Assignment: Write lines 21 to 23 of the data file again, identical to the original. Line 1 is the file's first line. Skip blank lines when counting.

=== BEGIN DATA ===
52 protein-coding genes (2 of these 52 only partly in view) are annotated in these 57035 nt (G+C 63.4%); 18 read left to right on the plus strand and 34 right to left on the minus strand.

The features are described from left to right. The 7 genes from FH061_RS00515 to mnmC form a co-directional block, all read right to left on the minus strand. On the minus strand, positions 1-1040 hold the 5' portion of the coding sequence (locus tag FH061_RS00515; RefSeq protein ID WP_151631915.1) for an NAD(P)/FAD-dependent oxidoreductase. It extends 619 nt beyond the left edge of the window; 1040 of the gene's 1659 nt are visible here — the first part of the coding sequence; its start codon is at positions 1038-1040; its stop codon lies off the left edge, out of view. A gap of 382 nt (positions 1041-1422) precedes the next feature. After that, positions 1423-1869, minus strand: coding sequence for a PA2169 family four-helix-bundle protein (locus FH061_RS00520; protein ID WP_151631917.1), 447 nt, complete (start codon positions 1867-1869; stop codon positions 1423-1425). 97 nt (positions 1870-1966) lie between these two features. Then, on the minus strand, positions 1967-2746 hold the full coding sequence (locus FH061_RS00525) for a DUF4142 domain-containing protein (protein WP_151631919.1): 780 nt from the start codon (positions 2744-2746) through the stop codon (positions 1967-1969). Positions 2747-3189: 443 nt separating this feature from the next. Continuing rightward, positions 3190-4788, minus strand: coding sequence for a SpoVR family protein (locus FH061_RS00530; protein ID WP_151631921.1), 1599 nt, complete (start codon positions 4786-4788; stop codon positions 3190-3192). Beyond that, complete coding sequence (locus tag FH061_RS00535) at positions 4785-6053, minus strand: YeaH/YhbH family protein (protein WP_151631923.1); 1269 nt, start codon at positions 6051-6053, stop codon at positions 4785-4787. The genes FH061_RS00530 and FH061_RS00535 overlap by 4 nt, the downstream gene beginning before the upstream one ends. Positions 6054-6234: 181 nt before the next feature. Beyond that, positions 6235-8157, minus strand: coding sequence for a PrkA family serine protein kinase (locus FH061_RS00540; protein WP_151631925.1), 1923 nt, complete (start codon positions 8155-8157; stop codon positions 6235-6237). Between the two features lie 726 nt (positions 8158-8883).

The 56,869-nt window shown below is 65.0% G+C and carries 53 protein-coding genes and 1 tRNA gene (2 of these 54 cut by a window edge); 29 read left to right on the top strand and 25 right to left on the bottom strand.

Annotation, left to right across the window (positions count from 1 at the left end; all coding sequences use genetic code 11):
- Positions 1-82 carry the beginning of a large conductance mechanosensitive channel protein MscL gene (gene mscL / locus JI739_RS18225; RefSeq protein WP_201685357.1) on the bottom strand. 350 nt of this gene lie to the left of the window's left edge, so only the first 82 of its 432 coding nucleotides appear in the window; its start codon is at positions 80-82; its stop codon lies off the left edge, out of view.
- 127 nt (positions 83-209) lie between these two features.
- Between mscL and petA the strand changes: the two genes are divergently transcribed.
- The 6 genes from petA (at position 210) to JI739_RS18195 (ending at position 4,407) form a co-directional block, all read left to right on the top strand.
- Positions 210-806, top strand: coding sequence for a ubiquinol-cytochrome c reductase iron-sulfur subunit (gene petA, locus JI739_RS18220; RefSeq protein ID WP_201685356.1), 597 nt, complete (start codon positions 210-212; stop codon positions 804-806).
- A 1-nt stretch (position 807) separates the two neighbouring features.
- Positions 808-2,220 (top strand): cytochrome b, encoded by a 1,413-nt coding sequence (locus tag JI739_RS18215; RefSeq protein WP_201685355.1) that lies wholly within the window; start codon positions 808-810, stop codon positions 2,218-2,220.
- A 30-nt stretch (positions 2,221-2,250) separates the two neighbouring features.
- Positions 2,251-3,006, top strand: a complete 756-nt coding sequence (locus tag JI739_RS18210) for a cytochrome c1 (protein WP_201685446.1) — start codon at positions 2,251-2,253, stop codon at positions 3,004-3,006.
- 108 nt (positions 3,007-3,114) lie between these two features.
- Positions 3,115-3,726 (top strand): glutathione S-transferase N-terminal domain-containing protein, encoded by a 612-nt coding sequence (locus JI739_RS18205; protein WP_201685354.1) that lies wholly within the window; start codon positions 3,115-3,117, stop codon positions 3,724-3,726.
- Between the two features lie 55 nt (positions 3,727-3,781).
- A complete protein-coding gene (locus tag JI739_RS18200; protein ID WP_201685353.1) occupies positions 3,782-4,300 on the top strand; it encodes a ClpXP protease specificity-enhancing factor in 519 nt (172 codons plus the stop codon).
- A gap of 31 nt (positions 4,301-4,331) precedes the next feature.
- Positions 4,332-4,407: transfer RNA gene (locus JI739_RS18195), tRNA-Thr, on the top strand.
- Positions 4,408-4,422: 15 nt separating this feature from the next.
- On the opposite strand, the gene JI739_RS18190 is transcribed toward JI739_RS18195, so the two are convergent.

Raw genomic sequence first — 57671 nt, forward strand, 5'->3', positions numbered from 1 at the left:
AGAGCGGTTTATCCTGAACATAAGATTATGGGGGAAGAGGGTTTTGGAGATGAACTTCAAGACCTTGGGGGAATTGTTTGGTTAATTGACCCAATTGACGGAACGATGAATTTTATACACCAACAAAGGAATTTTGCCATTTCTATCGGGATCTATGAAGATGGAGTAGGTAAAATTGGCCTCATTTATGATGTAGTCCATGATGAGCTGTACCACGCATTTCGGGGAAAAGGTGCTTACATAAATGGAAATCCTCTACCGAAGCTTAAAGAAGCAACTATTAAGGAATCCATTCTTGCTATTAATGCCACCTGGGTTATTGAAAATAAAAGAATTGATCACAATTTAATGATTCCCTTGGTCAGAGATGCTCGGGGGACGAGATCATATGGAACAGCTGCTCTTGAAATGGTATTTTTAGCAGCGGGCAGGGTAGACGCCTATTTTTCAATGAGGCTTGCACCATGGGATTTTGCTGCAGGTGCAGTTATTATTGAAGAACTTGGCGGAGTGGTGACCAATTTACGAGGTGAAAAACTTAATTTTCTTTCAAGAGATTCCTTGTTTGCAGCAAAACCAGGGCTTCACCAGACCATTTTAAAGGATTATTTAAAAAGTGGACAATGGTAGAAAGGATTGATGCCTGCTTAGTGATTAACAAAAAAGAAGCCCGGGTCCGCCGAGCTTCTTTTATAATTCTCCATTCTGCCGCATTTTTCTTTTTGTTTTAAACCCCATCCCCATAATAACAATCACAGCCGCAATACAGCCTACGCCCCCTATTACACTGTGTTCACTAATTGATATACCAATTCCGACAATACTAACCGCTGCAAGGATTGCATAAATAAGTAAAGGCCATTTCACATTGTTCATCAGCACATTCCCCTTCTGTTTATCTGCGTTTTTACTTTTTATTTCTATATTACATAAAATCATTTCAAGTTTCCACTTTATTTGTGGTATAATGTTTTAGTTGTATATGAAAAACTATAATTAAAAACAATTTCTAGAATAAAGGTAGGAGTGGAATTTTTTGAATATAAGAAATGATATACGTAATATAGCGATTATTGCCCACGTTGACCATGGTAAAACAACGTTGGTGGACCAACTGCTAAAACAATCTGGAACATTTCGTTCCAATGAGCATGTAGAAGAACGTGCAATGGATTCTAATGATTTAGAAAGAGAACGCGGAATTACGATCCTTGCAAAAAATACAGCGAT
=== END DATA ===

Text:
- On the opposite strand, the gene JI739_RS18190 is transcribed toward JI739_RS18195, so the two are convergent.

Raw genomic sequence first — 57671 nt, forward strand, 5'->3', positions numbered from 1 at the left:
AGAGCGGTTTATCCTGAACATAAGATTATGGGGGAAGAGGGTTTTGGAGATGAACTTCAAGACCTTGGGGGAATTGTTTGGTTAATTGACCCAATTGACGGAACGATGAATTTTATACACCAACAAAGGAATTTTGCCATTTCTATCGGGATCTATGAAGATGGAGTAGGTAAAATTGGCCTCATTTATGATGTAGTCCATGATGAGCTGTACCACGCATTTCGGGGAAAAGGTGCTTACATAAATGGAAATCCTCTACCGAAGCTTAAAGAAGCAACTATTAAGGAATCCATTCTTGCTATTAATGCCACCTGGGTTATTGAAAATAAAAGAATTGATCACAATTTAATGATTCCCTTGGTCAGAGATGCTCGGGGGACGAGATCATATGGAACAGCTGCTCTTGAAATGGTATTTTTAGCAGCGGGCAGGGTAGACGCCTATTTTTCAATGAGGCTTGCACCATGGGATTTTGCTGCAGGTGCAGTTATTATTGAAGAACTTGGCGGAGTGGTGACCAATTTACGAGGTGAAAAACTTAATTTTCTTTCAAGAGATTCCTTGTTTGCAGCAAAACCAGGGCTTCACCAGACCATTTTAAAGGATTATTTAAAAAGTGGACAATGGTAGAAAGGATTGATGCCTGCTTAGTGATTAACAAAAAAGAAGCCCGGGTCCGCCGAGCTTCTTTTATAATTCTCCATTCTGCCGCATTTTTCTTTTTGTTTTAAACCCCATCCCCATAATAACAATCACAGCCGCAATACAGCCTACGCCCCCTATTACACTGTGTTCACTAATTGATATACCAATTCCGACAATACTAACCGCTGCAAGGATTGCATAAATAAGTAAAGGCCATTTCACATTGTTCATCAGCACATTCCCCTTCTGTTTATCTGCGTTTTTACTTTTTATTTCTATATTACATAAAATCATTTCAAGTTTCCACTTTATTTGTGGTATAATGTTTTAGTTGTATATGAAAAACTATAATTAAAAACAATTTCTAGAATAAAGGTAGGAGTGGAATTTTTTGAATATAAGAAATGATATACGTAATATAGCGATTATTGCCCACGTTGACCATGGTAAAACAACGTTGGTGGACCAACTGCTAAAACAATCTGGAACATTTCGTTCCAATGAGCATGTAGAAGAACGTGCAATGGATTCTAATGATTTAGAAAGAGAACGCGGAATTACGATCCTTGCAAAAAATACAGCGAT